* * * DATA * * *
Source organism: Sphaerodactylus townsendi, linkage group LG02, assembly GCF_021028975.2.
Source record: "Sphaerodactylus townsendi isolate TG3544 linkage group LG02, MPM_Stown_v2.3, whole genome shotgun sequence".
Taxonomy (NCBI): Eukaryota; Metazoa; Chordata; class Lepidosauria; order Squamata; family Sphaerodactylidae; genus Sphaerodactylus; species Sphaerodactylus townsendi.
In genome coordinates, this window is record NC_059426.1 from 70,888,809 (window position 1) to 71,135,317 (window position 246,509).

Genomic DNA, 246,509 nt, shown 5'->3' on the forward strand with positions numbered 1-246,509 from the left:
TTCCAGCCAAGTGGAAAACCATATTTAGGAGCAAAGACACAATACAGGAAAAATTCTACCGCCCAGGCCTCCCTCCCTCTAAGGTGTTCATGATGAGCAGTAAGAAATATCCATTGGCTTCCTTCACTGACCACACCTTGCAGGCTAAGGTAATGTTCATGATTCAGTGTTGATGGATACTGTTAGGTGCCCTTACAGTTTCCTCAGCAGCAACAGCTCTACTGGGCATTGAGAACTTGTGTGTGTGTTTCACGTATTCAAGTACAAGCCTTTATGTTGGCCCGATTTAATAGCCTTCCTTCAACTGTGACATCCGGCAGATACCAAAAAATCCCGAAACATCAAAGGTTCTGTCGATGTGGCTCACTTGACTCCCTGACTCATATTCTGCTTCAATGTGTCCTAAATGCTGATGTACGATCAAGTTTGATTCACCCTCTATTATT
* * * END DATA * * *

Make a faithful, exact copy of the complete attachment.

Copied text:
Source organism: Sphaerodactylus townsendi, linkage group LG02, assembly GCF_021028975.2.
Source record: "Sphaerodactylus townsendi isolate TG3544 linkage group LG02, MPM_Stown_v2.3, whole genome shotgun sequence".
Taxonomy (NCBI): Eukaryota; Metazoa; Chordata; class Lepidosauria; order Squamata; family Sphaerodactylidae; genus Sphaerodactylus; species Sphaerodactylus townsendi.
In genome coordinates, this window is record NC_059426.1 from 70,888,809 (window position 1) to 71,135,317 (window position 246,509).

Genomic DNA, 246,509 nt, shown 5'->3' on the forward strand with positions numbered 1-246,509 from the left:
TTCCAGCCAAGTGGAAAACCATATTTAGGAGCAAAGACACAATACAGGAAAAATTCTACCGCCCAGGCCTCCCTCCCTCTAAGGTGTTCATGATGAGCAGTAAGAAATATCCATTGGCTTCCTTCACTGACCACACCTTGCAGGCTAAGGTAATGTTCATGATTCAGTGTTGATGGATACTGTTAGGTGCCCTTACAGTTTCCTCAGCAGCAACAGCTCTACTGGGCATTGAGAACTTGTGTGTGTGTTTCACGTATTCAAGTACAAGCCTTTATGTTGGCCCGATTTAATAGCCTTCCTTCAACTGTGACATCCGGCAGATACCAAAAAATCCCGAAACATCAAAGGTTCTGTCGATGTGGCTCACTTGACTCCCTGACTCATATTCTGCTTCAATGTGTCCTAAATGCTGATGTACGATCAAGTTTGATTCACCCTCTATTATT